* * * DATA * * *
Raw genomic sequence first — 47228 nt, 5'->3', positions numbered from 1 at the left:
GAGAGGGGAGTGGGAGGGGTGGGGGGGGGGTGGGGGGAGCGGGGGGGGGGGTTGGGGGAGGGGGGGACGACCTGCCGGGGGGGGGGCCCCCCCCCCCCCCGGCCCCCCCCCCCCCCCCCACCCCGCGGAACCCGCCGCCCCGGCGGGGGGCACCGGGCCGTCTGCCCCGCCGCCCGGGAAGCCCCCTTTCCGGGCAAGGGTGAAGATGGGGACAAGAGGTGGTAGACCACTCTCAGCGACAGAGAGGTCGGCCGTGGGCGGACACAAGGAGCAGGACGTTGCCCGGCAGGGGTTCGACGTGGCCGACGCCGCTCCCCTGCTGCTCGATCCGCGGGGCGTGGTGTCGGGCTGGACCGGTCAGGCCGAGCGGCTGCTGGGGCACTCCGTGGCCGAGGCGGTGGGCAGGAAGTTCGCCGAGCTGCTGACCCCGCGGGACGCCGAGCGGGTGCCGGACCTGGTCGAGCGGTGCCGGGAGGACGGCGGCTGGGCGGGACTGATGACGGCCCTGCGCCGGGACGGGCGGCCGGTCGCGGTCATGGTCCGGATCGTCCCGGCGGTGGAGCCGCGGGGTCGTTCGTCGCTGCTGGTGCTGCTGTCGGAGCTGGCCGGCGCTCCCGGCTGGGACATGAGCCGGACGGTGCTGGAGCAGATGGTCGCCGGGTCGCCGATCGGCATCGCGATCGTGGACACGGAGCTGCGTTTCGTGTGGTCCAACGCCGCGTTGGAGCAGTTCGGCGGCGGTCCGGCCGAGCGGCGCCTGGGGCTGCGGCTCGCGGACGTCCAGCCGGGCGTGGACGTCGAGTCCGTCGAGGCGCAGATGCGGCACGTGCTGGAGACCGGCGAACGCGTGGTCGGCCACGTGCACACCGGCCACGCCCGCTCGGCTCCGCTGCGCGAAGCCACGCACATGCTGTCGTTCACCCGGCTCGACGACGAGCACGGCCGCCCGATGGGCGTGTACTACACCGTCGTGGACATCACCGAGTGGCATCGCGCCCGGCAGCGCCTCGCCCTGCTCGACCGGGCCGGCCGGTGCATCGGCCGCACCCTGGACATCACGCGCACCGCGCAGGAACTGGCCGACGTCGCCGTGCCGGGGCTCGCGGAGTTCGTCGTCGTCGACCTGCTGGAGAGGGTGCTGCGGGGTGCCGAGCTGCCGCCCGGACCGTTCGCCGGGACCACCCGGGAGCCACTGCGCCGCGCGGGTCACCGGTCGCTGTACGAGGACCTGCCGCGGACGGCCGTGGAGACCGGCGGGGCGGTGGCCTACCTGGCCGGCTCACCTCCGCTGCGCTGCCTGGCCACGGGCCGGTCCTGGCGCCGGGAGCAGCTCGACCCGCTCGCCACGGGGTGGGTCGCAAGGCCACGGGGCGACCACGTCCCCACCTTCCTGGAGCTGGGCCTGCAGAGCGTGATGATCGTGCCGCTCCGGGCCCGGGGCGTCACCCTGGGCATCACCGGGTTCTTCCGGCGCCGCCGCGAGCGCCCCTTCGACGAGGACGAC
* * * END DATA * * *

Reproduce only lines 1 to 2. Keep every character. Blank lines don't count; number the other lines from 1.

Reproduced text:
Raw genomic sequence first — 47228 nt, 5'->3', positions numbered from 1 at the left:
GAGAGGGGAGTGGGAGGGGTGGGGGGGGGGTGGGGGGAGCGGGGGGGGGGGTTGGGGGAGGGGGGGACGACCTGCCGGGGGGGGGGCCCCCCCCCCCCCCGGCCCCCCCCCCCCCCCCCACCCCGCGGAACCCGCCGCCCCGGCGGGGGGCACCGGGCCGTCTGCCCCGCCGCCCGGGAAGCCCCCTTTCCGGGCAAGGGTGAAGATGGGGACAAGAGGTGGTAGACCACTCTCAGCGACAGAGAGGTCGGCCGTGGGCGGACACAAGGAGCAGGACGTTGCCCGGCAGGGGTTCGACGTGGCCGACGCCGCTCCCCTGCTGCTCGATCCGCGGGGCGTGGTGTCGGGCTGGACCGGTCAGGCCGAGCGGCTGCTGGGGCACTCCGTGGCCGAGGCGGTGGGCAGGAAGTTCGCCGAGCTGCTGACCCCGCGGGACGCCGAGCGGGTGCCGGACCTGGTCGAGCGGTGCCGGGAGGACGGCGGCTGGGCGGGACTGATGACGGCCCTGCGCCGGGACGGGCGGCCGGTCGCGGTCATGGTCCGGATCGTCCCGGCGGTGGAGCCGCGGGGTCGTTCGTCGCTGCTGGTGCTGCTGTCGGAGCTGGCCGGCGCTCCCGGCTGGGACATGAGCCGGACGGTGCTGGAGCAGATGGTCGCCGGGTCGCCGATCGGCATCGCGATCGTGGACACGGAGCTGCGTTTCGTGTGGTCCAACGCCGCGTTGGAGCAGTTCGGCGGCGGTCCGGCCGAGCGGCGCCTGGGGCTGCGGCTCGCGGACGTCCAGCCGGGCGTGGACGTCGAGTCCGTCGAGGCGCAGATGCGGCACGTGCTGGAGACCGGCGAACGCGTGGTCGGCCACGTGCACACCGGCCACGCCCGCTCGGCTCCGCTGCGCGAAGCCACGCACATGCTGTCGTTCACCCGGCTCGACGACGAGCACGGCCGCCCGATGGGCGTGTACTACACCGTCGTGGACATCACCGAGTGGCATCGCGCCCGGCAGCGCCTCGCCCTGCTCGACCGGGCCGGCCGGTGCATCGGCCGCACCCTGGACATCACGCGCACCGCGCAGGAACTGGCCGACGTCGCCGTGCCGGGGCTCGCGGAGTTCGTCGTCGTCGACCTGCTGGAGAGGGTGCTGCGGGGTGCCGAGCTGCCGCCCGGACCGTTCGCCGGGACCACCCGGGAGCCACTGCGCCGCGCGGGTCACCGGTCGCTGTACGAGGACCTGCCGCGGACGGCCGTGGAGACCGGCGGGGCGGTGGCCTACCTGGCCGGCTCACCTCCGCTGCGCTGCCTGGCCACGGGCCGGTCCTGGCGCCGGGAGCAGCTCGACCCGCTCGCCACGGGGTGGGTCGCAAGGCCACGGGGCGACCACGTCCCCACCTTCCTGGAGCTGGGCCTGCAGAGCGTGATGATCGTGCCGCTCCGGGCCCGGGGCGTCACCCTGGGCATCACCGGGTTCTTCCGGCGCCGCCGCGAGCGCCCCTTCGACGAGGACGAC